Should I be laughing or should I be concerned that he doesn't have assisted living?

Fortunately, it becomes more and more absurd, to the point of funny, and at the end I even considered that Briggs had made a rather pithy statement on adulthood vs. dreams.

Wednesday, June 20, 2018

Reader's Diary #1852- Zac Gorman (writer), CJ Cannon (illustrator): Rick and Morty Volume 1

I don't watch as much TV as I used to. This is not some intellectual brag as there is not some "bettering myself" agenda, it's simply that I don't seem to have the time anymore. In saying that there are a few shows I'd like to be better up on. I'm way behind in my Marvel TV shows and I've been curious about Rick and Morty.

One thing I do seem to have time for, fortunately, is comics and so I thought I'd read a Rick and Morty comic to see what they're all about. Of course, I realize that the comics may not totally be an accurate representation of the writing on the TV show. I've read a few Simpsons comics and find them to be a mildly entertaining but no where near as great as the Simpsons TV show in its heyday, but at least readers would get a reasonable idea of what the characters are about (Homer's dumb, Bart's a troublemaker, and Lisa's smart and moral) plus the kind of humour (softly edgy, satirical). Any Rick and Morty watchers out there would be a better a better judge than I whether or not the comic captures the essence of the show.

From what I can tell, the humour is somewhere in between the Simpsons and Family Guy. It doesn't try to beat you over the head with satire and pop culture references like Family Guy but it's slightly edgier than the Simpsons. There's also a mix of Futurama in there with sci-fi based stories. Likewise the illustration is similar to the above three, perhaps with a touch of Adventure Time.

Which is all to say I was entertained and amused. I don't feel particularly enlightened, but it's the summer and there'll be other comics to scratch that itch.

Tuesday, June 19, 2018

Reader's Diary #1851- Warren Ellis (writer), Stuart Immonen (artist): Nextwave Agents of H.A.T.E. Complete Collection

As it was slowly dawning on me that I wasn't particularly enjoying Warren Ellis's Newxtwave: Agents of H.A.T.E., the phrase "trying too hard" came to mind. Trying too hard to be funny, trying too be edgy, to be cynical, different, etc.

I knew I'd only recently read a Warren Ellis comic so I went back to review what I had thought of that one (Karnak), and lo and behold, that was my exact same criticism: trying too hard.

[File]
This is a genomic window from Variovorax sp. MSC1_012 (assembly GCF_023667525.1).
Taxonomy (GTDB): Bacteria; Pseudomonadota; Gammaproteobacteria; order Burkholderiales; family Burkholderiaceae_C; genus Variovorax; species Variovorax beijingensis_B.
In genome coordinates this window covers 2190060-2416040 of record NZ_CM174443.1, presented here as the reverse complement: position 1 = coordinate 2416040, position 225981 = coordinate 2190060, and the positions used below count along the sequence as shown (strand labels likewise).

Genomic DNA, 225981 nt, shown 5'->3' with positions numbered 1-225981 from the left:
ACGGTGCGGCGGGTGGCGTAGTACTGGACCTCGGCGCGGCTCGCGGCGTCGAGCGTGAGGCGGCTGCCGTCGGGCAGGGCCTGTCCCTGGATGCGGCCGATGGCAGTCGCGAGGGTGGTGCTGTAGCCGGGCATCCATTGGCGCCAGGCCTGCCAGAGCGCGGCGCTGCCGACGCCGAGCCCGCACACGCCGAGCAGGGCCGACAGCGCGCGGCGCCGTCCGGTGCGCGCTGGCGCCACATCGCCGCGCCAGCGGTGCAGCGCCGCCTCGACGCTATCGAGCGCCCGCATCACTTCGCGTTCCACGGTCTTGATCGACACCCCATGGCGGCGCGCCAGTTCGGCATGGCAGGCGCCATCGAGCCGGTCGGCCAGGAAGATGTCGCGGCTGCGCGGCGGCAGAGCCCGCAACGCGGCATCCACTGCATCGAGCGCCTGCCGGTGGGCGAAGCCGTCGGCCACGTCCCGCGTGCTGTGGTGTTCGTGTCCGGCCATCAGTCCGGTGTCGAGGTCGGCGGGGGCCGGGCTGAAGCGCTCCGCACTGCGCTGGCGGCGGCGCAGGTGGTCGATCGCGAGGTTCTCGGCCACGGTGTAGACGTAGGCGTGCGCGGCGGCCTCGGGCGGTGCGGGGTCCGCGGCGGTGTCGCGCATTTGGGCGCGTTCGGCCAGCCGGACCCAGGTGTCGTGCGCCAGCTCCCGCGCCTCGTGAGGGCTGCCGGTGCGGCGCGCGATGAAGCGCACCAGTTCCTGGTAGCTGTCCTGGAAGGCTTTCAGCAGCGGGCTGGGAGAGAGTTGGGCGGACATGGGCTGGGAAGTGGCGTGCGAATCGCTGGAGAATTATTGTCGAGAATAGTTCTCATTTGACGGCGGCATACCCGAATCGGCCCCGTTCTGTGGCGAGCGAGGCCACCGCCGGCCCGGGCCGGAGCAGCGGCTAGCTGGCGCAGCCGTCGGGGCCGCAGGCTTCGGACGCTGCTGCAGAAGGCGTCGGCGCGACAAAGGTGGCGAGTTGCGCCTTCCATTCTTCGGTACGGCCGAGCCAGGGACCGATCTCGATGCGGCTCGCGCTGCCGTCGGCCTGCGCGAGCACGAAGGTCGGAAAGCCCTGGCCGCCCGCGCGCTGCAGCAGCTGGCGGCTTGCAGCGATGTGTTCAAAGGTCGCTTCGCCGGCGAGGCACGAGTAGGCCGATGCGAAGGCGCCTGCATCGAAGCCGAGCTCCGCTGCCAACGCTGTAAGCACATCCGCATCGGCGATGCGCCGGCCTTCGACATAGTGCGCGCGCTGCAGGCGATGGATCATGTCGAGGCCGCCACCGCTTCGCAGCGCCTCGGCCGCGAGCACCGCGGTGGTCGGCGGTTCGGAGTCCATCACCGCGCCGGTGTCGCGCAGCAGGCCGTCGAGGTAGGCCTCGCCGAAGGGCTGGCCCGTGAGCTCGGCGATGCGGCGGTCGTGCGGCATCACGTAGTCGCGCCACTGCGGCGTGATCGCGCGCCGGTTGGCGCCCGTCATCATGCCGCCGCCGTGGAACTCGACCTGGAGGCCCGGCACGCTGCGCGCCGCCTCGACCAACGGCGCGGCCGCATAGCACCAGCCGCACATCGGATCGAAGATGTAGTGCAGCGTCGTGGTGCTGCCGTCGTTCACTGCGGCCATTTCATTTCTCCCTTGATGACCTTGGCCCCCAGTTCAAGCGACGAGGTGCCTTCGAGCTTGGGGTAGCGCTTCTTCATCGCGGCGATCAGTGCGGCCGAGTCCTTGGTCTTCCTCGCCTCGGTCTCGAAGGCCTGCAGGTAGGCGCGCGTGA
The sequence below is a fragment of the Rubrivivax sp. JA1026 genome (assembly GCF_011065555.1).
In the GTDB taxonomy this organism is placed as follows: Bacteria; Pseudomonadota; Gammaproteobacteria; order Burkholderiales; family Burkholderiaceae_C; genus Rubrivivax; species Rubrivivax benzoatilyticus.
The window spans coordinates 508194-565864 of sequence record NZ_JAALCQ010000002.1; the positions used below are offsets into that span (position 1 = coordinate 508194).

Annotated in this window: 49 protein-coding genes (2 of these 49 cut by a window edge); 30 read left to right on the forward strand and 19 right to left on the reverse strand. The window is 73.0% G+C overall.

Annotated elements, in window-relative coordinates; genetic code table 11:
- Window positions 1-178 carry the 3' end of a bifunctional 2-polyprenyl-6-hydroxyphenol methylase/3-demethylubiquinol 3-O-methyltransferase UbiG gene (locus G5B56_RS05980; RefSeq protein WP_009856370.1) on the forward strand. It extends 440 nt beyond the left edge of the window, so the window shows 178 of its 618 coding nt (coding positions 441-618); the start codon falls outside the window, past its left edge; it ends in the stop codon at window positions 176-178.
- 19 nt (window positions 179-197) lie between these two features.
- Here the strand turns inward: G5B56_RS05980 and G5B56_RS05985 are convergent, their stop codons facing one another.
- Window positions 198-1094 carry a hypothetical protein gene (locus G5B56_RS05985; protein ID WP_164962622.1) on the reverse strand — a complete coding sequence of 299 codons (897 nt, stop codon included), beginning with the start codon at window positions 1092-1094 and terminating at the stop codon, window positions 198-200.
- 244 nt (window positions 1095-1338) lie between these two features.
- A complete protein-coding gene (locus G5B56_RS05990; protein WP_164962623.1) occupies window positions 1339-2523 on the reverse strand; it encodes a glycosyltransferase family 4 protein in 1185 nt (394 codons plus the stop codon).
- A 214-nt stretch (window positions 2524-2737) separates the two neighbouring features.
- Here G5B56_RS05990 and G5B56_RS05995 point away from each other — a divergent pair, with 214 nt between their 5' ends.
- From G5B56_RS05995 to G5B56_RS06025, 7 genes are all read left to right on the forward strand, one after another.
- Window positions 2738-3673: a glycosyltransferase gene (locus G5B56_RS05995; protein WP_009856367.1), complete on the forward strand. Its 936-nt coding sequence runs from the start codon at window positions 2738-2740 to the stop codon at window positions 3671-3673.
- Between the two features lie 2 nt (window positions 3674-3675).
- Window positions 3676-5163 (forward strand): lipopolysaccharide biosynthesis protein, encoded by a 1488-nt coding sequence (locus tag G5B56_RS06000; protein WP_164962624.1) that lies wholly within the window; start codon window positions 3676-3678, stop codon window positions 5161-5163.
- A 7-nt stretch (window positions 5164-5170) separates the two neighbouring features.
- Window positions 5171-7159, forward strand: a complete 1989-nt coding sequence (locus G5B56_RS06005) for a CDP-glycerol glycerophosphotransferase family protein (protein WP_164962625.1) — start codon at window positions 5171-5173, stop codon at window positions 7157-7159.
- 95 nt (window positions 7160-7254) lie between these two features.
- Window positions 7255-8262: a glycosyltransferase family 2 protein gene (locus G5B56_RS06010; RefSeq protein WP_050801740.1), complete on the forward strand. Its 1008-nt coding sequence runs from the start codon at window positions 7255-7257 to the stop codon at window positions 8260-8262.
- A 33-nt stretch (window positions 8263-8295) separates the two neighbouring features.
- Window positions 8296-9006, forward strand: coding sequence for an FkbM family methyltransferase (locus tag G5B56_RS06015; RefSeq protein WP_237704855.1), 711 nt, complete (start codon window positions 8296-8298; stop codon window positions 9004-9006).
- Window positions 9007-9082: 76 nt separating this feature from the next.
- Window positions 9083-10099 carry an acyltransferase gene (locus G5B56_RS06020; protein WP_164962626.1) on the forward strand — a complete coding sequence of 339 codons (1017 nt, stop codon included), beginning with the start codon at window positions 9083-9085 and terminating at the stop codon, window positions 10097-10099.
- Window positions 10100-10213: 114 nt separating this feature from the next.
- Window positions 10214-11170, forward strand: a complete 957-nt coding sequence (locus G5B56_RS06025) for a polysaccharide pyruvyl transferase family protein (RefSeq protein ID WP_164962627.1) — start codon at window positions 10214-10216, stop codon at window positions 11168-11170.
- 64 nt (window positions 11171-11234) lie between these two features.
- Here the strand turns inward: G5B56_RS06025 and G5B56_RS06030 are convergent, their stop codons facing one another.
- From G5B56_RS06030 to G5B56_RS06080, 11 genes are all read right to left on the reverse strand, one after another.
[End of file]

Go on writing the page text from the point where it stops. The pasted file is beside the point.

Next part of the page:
I then spent a lot of time considering that phrase. Can I really criticize a guy for trying? Well yes and no. If he is really trying, I think he's trying the wrong things; focusing on quick, irreverent wit rather than on compelling characters and story. But maybe he's not trying at all and just knows that this stuff sells. I'll acknowledge that I'm largely alone in my assessment of Ellis's work; the whole reason I read it in the first place was because it was on a list of "10 Marvel Graphic Novels You Need to Read Before You Die." Nonetheless, I didn't connect with it at all.

Monday, June 18, 2018

Reader's Diary #1850- Alexander Jablokov: Living Will

Alexander Jablokov's short story "Living Will" struck a particular nerve for me as it's about a married couple and Alzheimer's which runs in my wife's family.

It is the husband in this case who discovers that he's developed the dreaded disease and he's trying to upload his memories and personality into a computer before he gets too far gone.

Depending on who you ask, the sci-fi angle may not be as far out as it first seems. Jablokov's take here is particularly interesting as he suggests that it can never be the real thing. Indeed, the point here isn't to exist after death, or after his memories are gone. Through this emotional story, many philosophical questions about memory and humanity could be posed.

Sunday, June 17, 2018

Reader's Diary #1849- Leanne Shirtliffe, illustrated by Georgia Graham: Saving Thunder the Great

It's been a while since I've read a picture book, let alone written about one on my blog, but I've finally read Leanne Shirtliffe's Saving Thunder the Great: the true story of a gerbil's rescue from the Fort McMurray wildfire and I'm counting it as my Alberta pick for the 11th Canadian Book Challenge*.